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Mortgage Applications On the Rise Last Week

[Nov 13, 2008.]


The Mortgage Bankers Association just released their Weekly Mortgage Applications Survey for the week ending November 7, 2008.

The Market Composite Index, a measure of mortgage loan application volume, was 425.0, an increase of 11.9 percent on a seasonally adjusted basis from 379.9 one week earlier.

The rise can be attributed to a decrease in interest rates from the week prior.
The average contract interest rate for 30-year fixed-rate mortgages decreased to 6.24 percent from 6.47 percent, with points decreasing to 1.17 from 1.19 (including the origination fee) for 80 percent loan-to-value (LTV) ratio loans.

The average contract interest rate for 15-year fixed-rate mortgages decreased to 5.90 percent from 6.14 percent, with points decreasing to 1.12 from 1.22 (including the origination fee) for 80 percent LTV loans.

Lower rates and costs are certainly good news for those looking to refinance their mortgage. It is important to understand that by the time this survey is released, rates have often changed quite a bit. These surveys also must make certain assumptions about the quality of the borrower and many consumers may find the terms available to them vary greatly from what is posted in similar surveys.

One interesting observation is that the adjustable-rate mortgage (ARM) percentage of activity declined to 2.3 percent from 2.5 percent the previous week. In March of 2005, that percentage hit a record high of 36.6 percent. Consumers are clearly becoming more conservative and looking for longer term fixed rate loans.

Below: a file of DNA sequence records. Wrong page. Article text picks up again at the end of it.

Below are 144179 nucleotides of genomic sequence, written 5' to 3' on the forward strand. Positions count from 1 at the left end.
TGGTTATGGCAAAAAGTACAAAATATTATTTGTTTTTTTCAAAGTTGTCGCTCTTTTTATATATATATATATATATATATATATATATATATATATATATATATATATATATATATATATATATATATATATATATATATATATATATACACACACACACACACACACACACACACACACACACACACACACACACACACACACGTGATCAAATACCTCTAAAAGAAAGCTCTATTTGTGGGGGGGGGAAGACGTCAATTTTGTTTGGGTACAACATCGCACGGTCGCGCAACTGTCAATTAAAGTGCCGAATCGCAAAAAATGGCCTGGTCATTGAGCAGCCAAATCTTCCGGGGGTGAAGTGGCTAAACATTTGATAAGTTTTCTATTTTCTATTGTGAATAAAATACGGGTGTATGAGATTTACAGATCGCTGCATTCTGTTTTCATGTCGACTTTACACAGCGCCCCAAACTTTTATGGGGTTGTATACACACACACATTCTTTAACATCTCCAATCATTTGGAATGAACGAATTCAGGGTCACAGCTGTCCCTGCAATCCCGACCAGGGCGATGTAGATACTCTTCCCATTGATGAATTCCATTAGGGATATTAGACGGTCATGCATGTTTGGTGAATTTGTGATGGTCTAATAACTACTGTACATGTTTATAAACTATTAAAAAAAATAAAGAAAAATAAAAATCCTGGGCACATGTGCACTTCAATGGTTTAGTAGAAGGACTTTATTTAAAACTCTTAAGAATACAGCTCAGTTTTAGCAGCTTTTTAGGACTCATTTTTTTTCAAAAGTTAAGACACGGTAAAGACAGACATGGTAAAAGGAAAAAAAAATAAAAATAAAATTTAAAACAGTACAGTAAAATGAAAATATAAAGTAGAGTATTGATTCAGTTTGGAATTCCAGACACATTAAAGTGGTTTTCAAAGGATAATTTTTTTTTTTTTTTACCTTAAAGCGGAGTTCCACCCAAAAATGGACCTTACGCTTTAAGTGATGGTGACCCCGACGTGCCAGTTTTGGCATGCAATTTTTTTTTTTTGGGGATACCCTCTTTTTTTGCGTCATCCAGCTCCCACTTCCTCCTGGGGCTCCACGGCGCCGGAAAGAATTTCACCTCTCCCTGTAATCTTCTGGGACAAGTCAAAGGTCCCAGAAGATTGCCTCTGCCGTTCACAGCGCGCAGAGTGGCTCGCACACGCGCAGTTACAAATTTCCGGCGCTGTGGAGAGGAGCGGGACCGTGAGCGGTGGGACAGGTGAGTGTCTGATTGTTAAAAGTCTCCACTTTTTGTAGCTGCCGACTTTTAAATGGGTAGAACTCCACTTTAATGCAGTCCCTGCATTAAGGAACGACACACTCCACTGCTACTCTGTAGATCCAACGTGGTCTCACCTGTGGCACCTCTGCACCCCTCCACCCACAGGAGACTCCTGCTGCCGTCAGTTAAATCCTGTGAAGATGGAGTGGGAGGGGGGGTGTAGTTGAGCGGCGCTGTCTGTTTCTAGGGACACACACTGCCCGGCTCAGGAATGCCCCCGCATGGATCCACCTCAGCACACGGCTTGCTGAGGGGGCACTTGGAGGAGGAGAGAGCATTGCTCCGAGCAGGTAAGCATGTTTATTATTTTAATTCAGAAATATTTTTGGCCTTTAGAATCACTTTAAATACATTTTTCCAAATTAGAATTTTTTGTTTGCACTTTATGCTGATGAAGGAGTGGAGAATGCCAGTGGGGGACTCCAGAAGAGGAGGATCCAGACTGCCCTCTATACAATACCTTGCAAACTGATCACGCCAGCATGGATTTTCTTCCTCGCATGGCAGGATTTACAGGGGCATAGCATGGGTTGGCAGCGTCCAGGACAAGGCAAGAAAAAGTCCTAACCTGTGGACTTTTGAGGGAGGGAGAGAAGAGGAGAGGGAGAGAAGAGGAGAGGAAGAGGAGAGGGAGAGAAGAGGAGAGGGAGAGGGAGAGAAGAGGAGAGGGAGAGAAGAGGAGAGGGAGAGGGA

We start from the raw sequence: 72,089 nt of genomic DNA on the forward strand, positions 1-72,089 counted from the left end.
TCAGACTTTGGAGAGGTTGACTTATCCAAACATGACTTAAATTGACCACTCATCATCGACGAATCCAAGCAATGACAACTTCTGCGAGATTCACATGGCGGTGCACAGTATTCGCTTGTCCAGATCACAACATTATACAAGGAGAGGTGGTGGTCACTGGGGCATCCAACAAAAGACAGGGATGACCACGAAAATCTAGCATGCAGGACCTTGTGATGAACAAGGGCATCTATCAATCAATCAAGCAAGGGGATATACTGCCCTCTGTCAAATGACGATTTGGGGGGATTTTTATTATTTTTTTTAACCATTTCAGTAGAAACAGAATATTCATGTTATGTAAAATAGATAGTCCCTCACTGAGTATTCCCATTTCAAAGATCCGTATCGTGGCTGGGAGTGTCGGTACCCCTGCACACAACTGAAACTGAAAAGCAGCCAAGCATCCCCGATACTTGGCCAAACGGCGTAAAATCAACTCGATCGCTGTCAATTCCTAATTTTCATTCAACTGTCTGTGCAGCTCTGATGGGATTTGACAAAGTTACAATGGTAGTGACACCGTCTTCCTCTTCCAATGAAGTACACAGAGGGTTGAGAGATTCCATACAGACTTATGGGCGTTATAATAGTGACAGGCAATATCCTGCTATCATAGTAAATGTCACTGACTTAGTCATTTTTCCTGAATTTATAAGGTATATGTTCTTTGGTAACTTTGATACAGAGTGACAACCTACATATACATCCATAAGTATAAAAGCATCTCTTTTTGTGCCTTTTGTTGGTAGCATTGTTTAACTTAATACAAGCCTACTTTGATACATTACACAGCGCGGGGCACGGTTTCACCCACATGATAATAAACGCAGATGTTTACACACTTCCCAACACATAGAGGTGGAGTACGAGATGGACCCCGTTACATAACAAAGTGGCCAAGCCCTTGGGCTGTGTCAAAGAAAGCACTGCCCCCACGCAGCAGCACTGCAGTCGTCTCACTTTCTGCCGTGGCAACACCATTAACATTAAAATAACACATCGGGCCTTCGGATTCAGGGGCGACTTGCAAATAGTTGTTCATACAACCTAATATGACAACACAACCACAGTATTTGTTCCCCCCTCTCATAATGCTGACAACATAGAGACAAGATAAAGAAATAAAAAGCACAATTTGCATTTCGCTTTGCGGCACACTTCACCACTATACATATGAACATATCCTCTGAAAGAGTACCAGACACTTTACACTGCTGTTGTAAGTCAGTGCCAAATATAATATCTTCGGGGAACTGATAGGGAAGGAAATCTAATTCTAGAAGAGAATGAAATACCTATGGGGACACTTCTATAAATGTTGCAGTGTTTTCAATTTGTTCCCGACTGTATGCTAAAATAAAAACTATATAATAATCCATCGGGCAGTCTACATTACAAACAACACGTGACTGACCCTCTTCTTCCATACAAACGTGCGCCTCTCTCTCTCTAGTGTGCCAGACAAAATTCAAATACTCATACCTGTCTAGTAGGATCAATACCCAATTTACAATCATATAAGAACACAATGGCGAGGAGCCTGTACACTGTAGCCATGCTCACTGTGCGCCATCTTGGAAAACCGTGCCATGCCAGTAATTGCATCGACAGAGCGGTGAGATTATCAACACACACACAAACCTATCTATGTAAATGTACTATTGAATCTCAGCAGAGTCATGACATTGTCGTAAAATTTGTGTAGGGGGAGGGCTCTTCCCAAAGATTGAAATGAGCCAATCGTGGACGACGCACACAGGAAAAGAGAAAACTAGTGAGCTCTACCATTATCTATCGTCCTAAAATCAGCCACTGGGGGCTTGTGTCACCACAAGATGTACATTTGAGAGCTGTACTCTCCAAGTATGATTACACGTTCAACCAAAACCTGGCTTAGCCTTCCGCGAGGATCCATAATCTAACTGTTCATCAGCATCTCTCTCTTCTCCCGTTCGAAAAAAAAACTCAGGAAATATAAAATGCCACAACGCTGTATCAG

Also interesting to note is that the number of applications submitted last week were about 40 percent below where they were one year earlier. That is a substantial drop.

The survey lacks the ability to account for what percentage of those applications have or will be approved. As credit guidelines continue to tighten and the pool of eligible borrowes shrink, the percentage of of people able to refinance their mortgage may be much lower than believed.


About Author:

Chris Rocks is the Regional Director of the National Credit Federation (NCF), a consumer advocacy group that assists small business owners and consumers overcome debt and credit challenges.

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